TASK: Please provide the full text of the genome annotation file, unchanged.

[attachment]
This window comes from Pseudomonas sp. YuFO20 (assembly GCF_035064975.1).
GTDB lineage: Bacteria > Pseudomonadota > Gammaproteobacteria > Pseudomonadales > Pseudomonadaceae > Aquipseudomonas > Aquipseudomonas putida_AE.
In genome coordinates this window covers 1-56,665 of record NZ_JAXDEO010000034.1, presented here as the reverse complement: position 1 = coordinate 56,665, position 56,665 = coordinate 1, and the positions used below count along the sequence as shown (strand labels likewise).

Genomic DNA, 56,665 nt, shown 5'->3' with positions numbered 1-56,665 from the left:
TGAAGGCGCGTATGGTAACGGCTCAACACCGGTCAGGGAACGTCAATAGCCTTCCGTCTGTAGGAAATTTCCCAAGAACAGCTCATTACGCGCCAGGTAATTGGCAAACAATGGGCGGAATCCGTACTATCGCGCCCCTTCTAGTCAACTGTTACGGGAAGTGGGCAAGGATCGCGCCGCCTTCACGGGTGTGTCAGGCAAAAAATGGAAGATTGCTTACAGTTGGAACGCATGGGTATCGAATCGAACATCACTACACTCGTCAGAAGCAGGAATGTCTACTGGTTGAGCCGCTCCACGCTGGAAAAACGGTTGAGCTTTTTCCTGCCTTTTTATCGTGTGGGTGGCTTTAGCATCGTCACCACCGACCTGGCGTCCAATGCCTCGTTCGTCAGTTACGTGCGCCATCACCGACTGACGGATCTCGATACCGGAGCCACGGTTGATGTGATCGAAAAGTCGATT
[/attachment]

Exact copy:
This window comes from Pseudomonas sp. YuFO20 (assembly GCF_035064975.1).
GTDB lineage: Bacteria > Pseudomonadota > Gammaproteobacteria > Pseudomonadales > Pseudomonadaceae > Aquipseudomonas > Aquipseudomonas putida_AE.
In genome coordinates this window covers 1-56,665 of record NZ_JAXDEO010000034.1, presented here as the reverse complement: position 1 = coordinate 56,665, position 56,665 = coordinate 1, and the positions used below count along the sequence as shown (strand labels likewise).

Genomic DNA, 56,665 nt, shown 5'->3' with positions numbered 1-56,665 from the left:
TGAAGGCGCGTATGGTAACGGCTCAACACCGGTCAGGGAACGTCAATAGCCTTCCGTCTGTAGGAAATTTCCCAAGAACAGCTCATTACGCGCCAGGTAATTGGCAAACAATGGGCGGAATCCGTACTATCGCGCCCCTTCTAGTCAACTGTTACGGGAAGTGGGCAAGGATCGCGCCGCCTTCACGGGTGTGTCAGGCAAAAAATGGAAGATTGCTTACAGTTGGAACGCATGGGTATCGAATCGAACATCACTACACTCGTCAGAAGCAGGAATGTCTACTGGTTGAGCCGCTCCACGCTGGAAAAACGGTTGAGCTTTTTCCTGCCTTTTTATCGTGTGGGTGGCTTTAGCATCGTCACCACCGACCTGGCGTCCAATGCCTCGTTCGTCAGTTACGTGCGCCATCACCGACTGACGGATCTCGATACCGGAGCCACGGTTGATGTGATCGAAAAGTCGATT